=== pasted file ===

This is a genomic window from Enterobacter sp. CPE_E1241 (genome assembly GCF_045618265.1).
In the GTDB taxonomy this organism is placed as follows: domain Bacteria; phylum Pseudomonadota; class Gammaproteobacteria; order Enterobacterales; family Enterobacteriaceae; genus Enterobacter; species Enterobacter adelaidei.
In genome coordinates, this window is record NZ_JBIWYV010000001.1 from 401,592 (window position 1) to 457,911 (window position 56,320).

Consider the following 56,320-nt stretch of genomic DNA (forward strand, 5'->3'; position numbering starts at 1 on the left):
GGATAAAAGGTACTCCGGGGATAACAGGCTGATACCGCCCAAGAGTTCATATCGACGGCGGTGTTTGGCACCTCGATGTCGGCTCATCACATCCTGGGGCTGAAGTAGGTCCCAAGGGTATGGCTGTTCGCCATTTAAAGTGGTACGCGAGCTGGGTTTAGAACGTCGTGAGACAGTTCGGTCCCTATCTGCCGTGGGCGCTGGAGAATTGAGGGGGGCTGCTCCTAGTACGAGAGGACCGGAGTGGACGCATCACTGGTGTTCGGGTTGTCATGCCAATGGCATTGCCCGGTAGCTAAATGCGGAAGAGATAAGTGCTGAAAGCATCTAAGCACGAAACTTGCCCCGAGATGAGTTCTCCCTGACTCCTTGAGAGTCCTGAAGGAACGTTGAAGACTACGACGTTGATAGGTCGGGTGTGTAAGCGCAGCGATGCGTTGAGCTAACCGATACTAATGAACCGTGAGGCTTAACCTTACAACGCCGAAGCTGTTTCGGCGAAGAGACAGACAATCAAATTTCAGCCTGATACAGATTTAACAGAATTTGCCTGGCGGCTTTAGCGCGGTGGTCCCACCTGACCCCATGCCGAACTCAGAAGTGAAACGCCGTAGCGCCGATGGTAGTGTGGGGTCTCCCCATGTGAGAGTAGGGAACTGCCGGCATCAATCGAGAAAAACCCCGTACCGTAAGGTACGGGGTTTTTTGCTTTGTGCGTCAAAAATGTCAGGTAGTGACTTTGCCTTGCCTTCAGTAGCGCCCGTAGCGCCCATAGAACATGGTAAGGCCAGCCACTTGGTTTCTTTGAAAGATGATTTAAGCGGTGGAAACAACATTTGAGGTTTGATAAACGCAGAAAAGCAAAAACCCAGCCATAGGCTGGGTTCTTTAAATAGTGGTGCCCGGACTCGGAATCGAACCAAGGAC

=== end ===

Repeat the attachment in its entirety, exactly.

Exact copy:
This is a genomic window from Enterobacter sp. CPE_E1241 (genome assembly GCF_045618265.1).
In the GTDB taxonomy this organism is placed as follows: domain Bacteria; phylum Pseudomonadota; class Gammaproteobacteria; order Enterobacterales; family Enterobacteriaceae; genus Enterobacter; species Enterobacter adelaidei.
In genome coordinates, this window is record NZ_JBIWYV010000001.1 from 401,592 (window position 1) to 457,911 (window position 56,320).

Consider the following 56,320-nt stretch of genomic DNA (forward strand, 5'->3'; position numbering starts at 1 on the left):
GGATAAAAGGTACTCCGGGGATAACAGGCTGATACCGCCCAAGAGTTCATATCGACGGCGGTGTTTGGCACCTCGATGTCGGCTCATCACATCCTGGGGCTGAAGTAGGTCCCAAGGGTATGGCTGTTCGCCATTTAAAGTGGTACGCGAGCTGGGTTTAGAACGTCGTGAGACAGTTCGGTCCCTATCTGCCGTGGGCGCTGGAGAATTGAGGGGGGCTGCTCCTAGTACGAGAGGACCGGAGTGGACGCATCACTGGTGTTCGGGTTGTCATGCCAATGGCATTGCCCGGTAGCTAAATGCGGAAGAGATAAGTGCTGAAAGCATCTAAGCACGAAACTTGCCCCGAGATGAGTTCTCCCTGACTCCTTGAGAGTCCTGAAGGAACGTTGAAGACTACGACGTTGATAGGTCGGGTGTGTAAGCGCAGCGATGCGTTGAGCTAACCGATACTAATGAACCGTGAGGCTTAACCTTACAACGCCGAAGCTGTTTCGGCGAAGAGACAGACAATCAAATTTCAGCCTGATACAGATTTAACAGAATTTGCCTGGCGGCTTTAGCGCGGTGGTCCCACCTGACCCCATGCCGAACTCAGAAGTGAAACGCCGTAGCGCCGATGGTAGTGTGGGGTCTCCCCATGTGAGAGTAGGGAACTGCCGGCATCAATCGAGAAAAACCCCGTACCGTAAGGTACGGGGTTTTTTGCTTTGTGCGTCAAAAATGTCAGGTAGTGACTTTGCCTTGCCTTCAGTAGCGCCCGTAGCGCCCATAGAACATGGTAAGGCCAGCCACTTGGTTTCTTTGAAAGATGATTTAAGCGGTGGAAACAACATTTGAGGTTTGATAAACGCAGAAAAGCAAAAACCCAGCCATAGGCTGGGTTCTTTAAATAGTGGTGCCCGGACTCGGAATCGAACCAAGGAC